• David Evershed 1st Oct '14 - 12:56pm

    At least some 71 UK teachers are researching why Chinese children do better than British children. See

    https://www.ncetm.org.uk/news/45671

    There will also be an exchange between British and Chinese teachers so they will hopefully adopt the best of both.

  • Rebecca Hanson 1st Oct '14 - 8:14pm

    @ David.

    I was involved in one of the NCETM maths hub bids David. It was unsuccessful and we were actually quite relieved as we found out more. Those who’ve already been to Singapore have found out a great deal about what could be different here and unfortunately it’s virtually all policy level stuff – things teachers cannot implement due to our policy context. So great teachers are being taken away from their schools and communities for no considered reason.

    We had assumed there would be positive stuff for the local school community but there’s precious little.

    Personally I gained a great deal form being involved in such an exchange – but that was in 2000-2002, in the days when British teachers were still considered to have expertise to share rather than being told they’re useless all the time.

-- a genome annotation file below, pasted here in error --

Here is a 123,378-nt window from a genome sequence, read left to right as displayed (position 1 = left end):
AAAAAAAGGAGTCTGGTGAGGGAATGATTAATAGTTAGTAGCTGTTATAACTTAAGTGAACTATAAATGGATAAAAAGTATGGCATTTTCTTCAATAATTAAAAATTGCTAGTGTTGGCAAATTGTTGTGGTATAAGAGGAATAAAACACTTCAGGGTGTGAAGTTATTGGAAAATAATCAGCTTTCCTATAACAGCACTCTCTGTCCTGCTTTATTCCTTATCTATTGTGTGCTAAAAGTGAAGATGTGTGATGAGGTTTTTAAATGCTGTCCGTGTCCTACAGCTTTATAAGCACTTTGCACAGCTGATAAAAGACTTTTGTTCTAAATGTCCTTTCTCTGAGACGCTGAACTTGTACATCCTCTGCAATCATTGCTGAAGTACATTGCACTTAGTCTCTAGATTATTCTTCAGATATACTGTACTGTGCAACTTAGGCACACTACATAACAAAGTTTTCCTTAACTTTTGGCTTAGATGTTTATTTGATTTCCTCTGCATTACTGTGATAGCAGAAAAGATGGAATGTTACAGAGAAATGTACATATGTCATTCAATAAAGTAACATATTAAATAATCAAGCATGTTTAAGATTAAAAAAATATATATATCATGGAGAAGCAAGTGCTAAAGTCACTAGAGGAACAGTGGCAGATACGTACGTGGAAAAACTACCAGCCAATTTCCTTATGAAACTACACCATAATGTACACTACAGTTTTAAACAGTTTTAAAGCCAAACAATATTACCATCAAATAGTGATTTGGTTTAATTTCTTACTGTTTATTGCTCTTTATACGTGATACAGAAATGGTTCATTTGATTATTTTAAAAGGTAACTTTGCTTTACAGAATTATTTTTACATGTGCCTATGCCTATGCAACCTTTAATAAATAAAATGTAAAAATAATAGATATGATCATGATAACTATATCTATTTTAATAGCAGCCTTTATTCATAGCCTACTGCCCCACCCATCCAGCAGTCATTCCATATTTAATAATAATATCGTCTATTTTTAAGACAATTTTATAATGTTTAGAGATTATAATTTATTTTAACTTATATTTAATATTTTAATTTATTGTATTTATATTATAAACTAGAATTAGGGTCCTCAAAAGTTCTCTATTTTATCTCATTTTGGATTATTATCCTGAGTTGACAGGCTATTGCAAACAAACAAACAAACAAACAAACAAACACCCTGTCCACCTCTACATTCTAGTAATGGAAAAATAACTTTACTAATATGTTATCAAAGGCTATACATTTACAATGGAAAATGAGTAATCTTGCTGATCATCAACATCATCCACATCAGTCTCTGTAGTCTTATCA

On the positive side I’m sure the talented people involved will find some useful outcomes from it just because they are such excellent and dedicated people and who will have the benefit of being inspired by each other.

  • Rebecca Hanson 1st Oct '14 - 8:17pm

    @ John and Nigel.

    John Hattie’s program on ‘The Educators’ was excellent. He highlighted how the things which matters most for great outcomes for student is high quality teachers:
    http://www.bbc.co.uk/programmes/b04dmxwl
    An excellent program. Unlike one of the others in the series….

  • Rebecca Hanson 9th Oct '14 - 9:10pm

    You can see a bit of what I was up to here if you’re interested:
    http://www.bbc.co.uk/iplayer/episode/b04lbtxw/liberal-democrats-conference-2014-05102014
    (at 2:10).